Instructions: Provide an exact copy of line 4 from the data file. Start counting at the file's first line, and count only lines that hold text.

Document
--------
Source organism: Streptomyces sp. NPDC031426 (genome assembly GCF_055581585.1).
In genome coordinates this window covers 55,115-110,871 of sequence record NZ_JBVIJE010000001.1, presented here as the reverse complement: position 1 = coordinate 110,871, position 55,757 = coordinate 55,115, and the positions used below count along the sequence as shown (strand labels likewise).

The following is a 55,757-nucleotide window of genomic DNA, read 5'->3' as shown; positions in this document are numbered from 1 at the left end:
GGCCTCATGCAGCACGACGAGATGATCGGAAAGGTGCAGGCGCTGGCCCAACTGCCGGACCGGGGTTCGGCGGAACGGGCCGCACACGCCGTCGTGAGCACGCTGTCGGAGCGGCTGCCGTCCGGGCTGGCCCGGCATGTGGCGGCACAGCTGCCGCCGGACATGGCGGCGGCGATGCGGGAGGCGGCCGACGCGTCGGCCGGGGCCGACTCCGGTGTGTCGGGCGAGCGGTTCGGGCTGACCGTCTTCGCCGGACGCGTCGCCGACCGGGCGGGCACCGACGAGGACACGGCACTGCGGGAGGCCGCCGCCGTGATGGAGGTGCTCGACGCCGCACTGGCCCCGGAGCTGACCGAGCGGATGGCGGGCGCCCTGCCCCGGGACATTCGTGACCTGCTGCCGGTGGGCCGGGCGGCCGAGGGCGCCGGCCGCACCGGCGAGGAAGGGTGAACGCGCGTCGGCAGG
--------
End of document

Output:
GGCCTCATGCAGCACGACGAGATGATCGGAAAGGTGCAGGCGCTGGCCCAACTGCCGGACCGGGGTTCGGCGGAACGGGCCGCACACGCCGTCGTGAGCACGCTGTCGGAGCGGCTGCCGTCCGGGCTGGCCCGGCATGTGGCGGCACAGCTGCCGCCGGACATGGCGGCGGCGATGCGGGAGGCGGCCGACGCGTCGGCCGGGGCCGACTCCGGTGTGTCGGGCGAGCGGTTCGGGCTGACCGTCTTCGCCGGACGCGTCGCCGACCGGGCGGGCACCGACGAGGACACGGCACTGCGGGAGGCCGCCGCCGTGATGGAGGTGCTCGACGCCGCACTGGCCCCGGAGCTGACCGAGCGGATGGCGGGCGCCCTGCCCCGGGACATTCGTGACCTGCTGCCGGTGGGCCGGGCGGCCGAGGGCGCCGGCCGCACCGGCGAGGAAGGGTGAACGCGCGTCGGCAGG